Compiler optimization of
switch statements is tricky. Of course, you need to enable optimizations (e.g. try to compile your code with
gcc -O2 -fverbose-asm -S with GCC and look inside the generated
.s assembler file). BTW on both of your examples my GCC 7 on Debian/Sid/x86-64 gives simply:
.type main, @function
# rsp.c:13: }
xorl %eax, %eax #
(so there in no trace of
switch in that generated code)
If you need to understand how a compiler could optimize
switch, there are some papers on that subject, such as this one.
If I have more numbers of switch cases, then an order of cases effect on performance?
Not in general, if you are using some optimizing compiler and asking it to optimize. See also this.
If that matters to you so much (but it should not, leave micro-optimizations to your compiler!), you need to benchmark, to profile and perhaps to study the generated assembler code. BTW, cache misses and register allocation could matter much more than order of
case-s so I think you should not bother at all. Keep in mind the approximate timing estimates of recent computers. Put the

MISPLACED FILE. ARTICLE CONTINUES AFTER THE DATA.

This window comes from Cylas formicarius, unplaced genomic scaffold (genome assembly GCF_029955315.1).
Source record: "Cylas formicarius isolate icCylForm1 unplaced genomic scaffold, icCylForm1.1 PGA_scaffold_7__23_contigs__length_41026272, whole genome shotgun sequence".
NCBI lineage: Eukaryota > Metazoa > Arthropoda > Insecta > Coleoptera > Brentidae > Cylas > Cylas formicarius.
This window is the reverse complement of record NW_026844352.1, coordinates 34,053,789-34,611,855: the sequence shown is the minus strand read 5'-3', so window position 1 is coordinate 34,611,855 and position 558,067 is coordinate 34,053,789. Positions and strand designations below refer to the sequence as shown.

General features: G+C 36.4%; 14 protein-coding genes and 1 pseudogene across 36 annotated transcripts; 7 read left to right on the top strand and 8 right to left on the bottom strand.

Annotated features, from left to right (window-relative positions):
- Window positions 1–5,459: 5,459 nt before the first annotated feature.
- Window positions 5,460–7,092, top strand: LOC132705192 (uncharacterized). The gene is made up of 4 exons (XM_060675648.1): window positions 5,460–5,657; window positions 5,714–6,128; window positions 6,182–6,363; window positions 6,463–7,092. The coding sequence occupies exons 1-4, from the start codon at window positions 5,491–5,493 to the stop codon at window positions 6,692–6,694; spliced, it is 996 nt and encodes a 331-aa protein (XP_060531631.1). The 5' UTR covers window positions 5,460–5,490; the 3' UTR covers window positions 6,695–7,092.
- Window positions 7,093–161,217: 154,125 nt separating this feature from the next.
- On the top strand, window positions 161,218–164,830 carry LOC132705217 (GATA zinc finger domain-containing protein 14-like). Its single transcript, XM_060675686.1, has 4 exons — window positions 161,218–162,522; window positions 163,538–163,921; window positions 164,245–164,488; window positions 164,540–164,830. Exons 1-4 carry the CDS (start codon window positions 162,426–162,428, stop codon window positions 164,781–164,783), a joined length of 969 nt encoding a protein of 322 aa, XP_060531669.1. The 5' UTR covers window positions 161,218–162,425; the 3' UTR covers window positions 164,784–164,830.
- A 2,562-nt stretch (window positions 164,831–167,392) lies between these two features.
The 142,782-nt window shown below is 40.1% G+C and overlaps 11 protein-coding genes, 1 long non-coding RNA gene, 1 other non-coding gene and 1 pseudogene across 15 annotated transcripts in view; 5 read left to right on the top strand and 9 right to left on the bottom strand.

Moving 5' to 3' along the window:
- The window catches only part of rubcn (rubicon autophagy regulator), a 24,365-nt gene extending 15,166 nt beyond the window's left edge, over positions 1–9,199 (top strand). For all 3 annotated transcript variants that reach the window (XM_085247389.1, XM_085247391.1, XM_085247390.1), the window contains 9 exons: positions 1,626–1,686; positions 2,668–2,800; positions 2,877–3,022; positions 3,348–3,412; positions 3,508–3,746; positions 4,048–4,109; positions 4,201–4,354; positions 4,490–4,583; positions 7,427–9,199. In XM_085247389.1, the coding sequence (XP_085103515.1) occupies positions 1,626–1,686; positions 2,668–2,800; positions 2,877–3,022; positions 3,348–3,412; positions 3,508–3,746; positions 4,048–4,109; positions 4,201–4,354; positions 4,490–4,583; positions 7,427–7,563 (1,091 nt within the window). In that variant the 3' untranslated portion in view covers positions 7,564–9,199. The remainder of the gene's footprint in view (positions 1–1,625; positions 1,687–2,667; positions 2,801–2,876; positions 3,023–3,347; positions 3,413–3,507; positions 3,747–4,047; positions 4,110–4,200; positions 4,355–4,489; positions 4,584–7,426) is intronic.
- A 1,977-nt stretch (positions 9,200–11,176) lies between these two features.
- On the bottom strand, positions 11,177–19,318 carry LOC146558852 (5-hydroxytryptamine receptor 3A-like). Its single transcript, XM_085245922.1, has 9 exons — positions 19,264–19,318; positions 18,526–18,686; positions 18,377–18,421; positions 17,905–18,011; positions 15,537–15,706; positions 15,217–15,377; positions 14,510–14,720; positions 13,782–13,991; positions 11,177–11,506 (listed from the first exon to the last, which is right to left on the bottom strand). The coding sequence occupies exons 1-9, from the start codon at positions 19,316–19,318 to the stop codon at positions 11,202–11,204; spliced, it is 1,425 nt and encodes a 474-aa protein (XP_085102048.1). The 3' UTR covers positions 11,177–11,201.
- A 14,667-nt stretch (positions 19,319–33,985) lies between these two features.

cases in the most readable order (for the next developer working on that same source code). Read also about threaded code. If you have objective (performance related) reasons to re-order the
case-s (which is very unlikely and should happen at most once in your lifetime), write some good comment explaining those reasons.
If you care that much about performance, be sure to benchmark and profile, and choose a good compiler and use it with relevant optimization options. Perhaps experiment several different optimization settings (and maybe several compilers). You may want to add
-march=native (in addition of
-O3). You could consider compiling and linking with
-flto -O2 to enable link-time optimizations, etc. You might also want profile based optimizations.
BTW, many compilers are huge free software projects (in particular GCC and Clang). If you care that much about performance, you might patch the compiler, extend it by adding some additional optimization pass (by forking the source code, by adding some plugin to GCC or some GCC MELT extensions). That requires months or years of work (notably to understand the internal representations and organization of that compiler).
(Don't forget to take development costs into account; in most cases, they cost much more)